Literary & Artistic Credits
Writer: Nick Spencer
Cover Art: Gary Frank & Anderson, after Wally Wood
Editor: Wil Moss
My Awe-Inspiring Opinion
I wasn’t able to find much history on the Tower Comic’s “T.H.U.N.D.E.R. Agents” first published in the 1960s. So, the difficult part now is to know what original concepts are being used in this new run, and what has been changed. Based on what I know of the classic comics from the early part of the Golden Age, the psychology of this latest run is, more than likely, new and fresh.
Five characters need to be introduced, and it looks as if introductions will take at least five issues long. #2 gives us the back story of the new Lighting - Henry, an Olympic quality Kenyan runner whose life revolved around the sport, as it does with the entire African tribe of the Kalenjin. But not even years of success and respect among he’s people can repel a failed drug test on three counts. Denying the allegations, Henry must deal with his tribe shunning him, being striped of his Olympic medals and titles, and having troubles talking with his family. Then enter the redemption squad! T.H.U.N.D.E.R. offers him a chance to use his God given talent yet again, but for a “greater good.” The only difference is, within a year, he’s knowingly going to die.
Nostalgic storylines always hit my soft spot, especially when those stories involve tragedy with an intelligent twist. The first question I asked myself when I heard of this series was, “what exactly is killing the people enlisted to be a T.H.U.N.D.E.R. Agent after a one year duration?” Thankfully, that question was answered here in this issue. Who knows what the original series was like, but I can make a very safe assumption that this plot device wasn’t part of the first T.H.U.N.D.E.R. Agents.
It’s an interesting way to make sense of the whole thing, that using the powers provided by the super-powered suits don’t kill them because of the strain it puts on the body, but on the mind. But even more interesting is how the suit allows Henry to run faster than he ever had before. You’d think he would love that, given how much he loves running and how much it defined him. Now the tables have turned, and all running does to Henry is bring back painful memories…or at least painful images. Whether or not they’re real images has yet to be determined as the memories seemed to toggle around and change.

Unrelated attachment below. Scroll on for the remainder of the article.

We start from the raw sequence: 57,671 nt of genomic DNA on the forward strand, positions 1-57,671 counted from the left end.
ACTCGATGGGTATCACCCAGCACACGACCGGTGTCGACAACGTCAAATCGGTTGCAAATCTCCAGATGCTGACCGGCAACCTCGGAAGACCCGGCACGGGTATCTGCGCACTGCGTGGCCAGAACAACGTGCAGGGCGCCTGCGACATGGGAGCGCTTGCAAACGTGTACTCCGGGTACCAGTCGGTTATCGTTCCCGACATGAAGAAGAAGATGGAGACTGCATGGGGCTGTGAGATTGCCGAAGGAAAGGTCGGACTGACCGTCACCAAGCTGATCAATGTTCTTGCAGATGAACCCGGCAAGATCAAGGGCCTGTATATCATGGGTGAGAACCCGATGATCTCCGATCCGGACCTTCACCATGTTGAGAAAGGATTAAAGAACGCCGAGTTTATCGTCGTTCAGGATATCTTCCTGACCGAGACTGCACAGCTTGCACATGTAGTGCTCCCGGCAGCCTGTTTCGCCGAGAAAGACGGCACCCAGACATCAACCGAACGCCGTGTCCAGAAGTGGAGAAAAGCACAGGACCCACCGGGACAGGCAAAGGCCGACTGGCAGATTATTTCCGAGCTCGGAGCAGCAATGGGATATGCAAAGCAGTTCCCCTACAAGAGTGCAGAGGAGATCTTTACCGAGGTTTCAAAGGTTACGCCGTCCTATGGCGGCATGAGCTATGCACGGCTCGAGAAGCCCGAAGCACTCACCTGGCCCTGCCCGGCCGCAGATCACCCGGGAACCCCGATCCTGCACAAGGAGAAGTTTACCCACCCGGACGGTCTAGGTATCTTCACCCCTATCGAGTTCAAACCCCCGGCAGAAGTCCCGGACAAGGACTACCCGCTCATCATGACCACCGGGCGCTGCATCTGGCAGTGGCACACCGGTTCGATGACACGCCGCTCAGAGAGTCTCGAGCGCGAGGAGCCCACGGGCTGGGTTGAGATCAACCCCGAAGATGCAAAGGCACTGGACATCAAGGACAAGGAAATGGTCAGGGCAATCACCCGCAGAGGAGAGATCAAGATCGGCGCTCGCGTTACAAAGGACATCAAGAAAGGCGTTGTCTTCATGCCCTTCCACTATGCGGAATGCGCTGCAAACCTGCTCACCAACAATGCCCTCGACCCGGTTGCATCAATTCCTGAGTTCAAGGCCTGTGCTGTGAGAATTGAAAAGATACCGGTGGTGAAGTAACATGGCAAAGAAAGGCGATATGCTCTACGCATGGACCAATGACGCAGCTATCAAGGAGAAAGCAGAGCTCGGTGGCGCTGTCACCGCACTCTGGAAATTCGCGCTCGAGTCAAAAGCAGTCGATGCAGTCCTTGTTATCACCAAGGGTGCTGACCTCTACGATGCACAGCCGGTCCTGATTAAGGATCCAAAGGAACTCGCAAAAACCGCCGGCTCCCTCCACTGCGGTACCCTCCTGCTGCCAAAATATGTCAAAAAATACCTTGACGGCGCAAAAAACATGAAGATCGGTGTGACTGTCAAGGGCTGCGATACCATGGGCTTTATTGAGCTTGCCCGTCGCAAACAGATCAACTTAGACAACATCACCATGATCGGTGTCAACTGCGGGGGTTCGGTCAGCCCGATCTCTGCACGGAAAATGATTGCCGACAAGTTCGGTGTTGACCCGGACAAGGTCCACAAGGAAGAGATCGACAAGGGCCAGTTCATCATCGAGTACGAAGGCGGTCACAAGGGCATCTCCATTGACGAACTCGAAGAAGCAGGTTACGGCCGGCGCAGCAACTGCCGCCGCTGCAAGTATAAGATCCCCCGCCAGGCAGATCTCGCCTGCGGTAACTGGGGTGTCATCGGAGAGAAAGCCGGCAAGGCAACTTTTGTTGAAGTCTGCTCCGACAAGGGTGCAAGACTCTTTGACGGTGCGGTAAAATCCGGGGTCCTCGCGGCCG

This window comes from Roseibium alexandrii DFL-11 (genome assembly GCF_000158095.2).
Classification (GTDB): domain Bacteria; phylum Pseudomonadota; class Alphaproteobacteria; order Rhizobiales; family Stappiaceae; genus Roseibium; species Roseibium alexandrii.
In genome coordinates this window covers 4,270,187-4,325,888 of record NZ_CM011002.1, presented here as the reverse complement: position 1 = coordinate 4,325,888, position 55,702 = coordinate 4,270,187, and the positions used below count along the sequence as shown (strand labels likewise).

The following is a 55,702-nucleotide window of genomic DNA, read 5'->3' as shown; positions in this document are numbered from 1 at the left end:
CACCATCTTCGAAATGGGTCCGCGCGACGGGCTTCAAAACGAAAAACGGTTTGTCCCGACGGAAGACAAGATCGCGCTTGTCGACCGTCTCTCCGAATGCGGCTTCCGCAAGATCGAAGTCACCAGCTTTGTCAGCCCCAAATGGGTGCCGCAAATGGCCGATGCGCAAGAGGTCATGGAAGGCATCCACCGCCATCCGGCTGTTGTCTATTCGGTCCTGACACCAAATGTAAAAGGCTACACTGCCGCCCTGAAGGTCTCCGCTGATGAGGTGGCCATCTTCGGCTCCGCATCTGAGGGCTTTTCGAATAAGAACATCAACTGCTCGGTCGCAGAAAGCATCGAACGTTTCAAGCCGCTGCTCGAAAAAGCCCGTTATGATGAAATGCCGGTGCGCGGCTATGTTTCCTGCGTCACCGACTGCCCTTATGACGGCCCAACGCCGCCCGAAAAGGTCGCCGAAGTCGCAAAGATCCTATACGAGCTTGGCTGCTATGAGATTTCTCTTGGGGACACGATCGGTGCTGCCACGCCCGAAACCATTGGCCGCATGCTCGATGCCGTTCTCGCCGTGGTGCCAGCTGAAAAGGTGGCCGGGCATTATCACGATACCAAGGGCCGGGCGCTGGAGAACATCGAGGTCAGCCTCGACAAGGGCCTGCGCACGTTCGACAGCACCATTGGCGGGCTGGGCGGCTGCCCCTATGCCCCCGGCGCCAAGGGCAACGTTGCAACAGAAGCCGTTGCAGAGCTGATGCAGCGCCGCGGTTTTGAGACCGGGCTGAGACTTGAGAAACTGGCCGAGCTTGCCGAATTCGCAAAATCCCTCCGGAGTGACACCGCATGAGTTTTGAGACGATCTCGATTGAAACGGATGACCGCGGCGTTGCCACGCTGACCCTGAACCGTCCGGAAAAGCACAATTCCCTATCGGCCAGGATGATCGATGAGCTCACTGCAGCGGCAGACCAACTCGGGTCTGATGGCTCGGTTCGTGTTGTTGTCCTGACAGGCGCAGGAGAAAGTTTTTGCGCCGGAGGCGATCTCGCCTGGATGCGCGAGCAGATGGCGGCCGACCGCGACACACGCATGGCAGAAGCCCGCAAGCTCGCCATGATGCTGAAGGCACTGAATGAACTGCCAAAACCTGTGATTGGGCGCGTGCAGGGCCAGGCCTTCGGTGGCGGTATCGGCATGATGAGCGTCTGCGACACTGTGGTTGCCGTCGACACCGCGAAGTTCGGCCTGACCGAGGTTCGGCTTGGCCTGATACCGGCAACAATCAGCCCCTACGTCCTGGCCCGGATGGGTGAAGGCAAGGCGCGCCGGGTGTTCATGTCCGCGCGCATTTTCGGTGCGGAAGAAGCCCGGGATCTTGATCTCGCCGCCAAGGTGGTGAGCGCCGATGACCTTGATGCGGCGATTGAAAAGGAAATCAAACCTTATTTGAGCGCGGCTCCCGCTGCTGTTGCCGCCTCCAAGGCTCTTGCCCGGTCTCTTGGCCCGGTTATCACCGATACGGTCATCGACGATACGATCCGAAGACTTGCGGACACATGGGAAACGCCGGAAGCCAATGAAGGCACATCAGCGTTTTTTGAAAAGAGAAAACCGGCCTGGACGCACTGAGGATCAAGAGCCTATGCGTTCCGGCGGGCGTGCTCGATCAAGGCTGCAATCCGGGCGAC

From an artistic standpoint, we are presented with an interesting take on Henry’s flashback and present day story. Three artists, with exceptionally weird names, Cafu, Bit, and Crisscross (whose names their kids this?) tag team in and out of the storyline. Cafu takes charge of the “main sequence” while Crisscross initiates that “Lightning sequence.” However, whether it’s Cafu or Crisscross working the art, the artistry of this issue is undeniably true. The way the rays of light hit Henry while running and the dark tone during Henry’s flashback were fantastic displays of color and sketch mastery.
A minor gripe – what was the cover supposed to represent? This was a story about Lightning right? What’s the hooded skull have to do with the story? It’s a fantastic cover, don’t get me wrong. Gary Frank is one of the better artists with DC and everything he does is top notch work, but it doesn’t truly connect with the story within #2. But these are only minor complaints that don’t really detract from the book itself.
My Majestically Climactic Conclusion
I’m going to tell you right now, this is going to make my list for the top ten comics of 2010. It’s a exceptional story that rates along with the writing of Gail Simone and Geoff Johns. Honestly, if you aren’t picking up this series, please do, it will knock your socks off.
Rating: 10 our of 10
+ 1 Incentive Point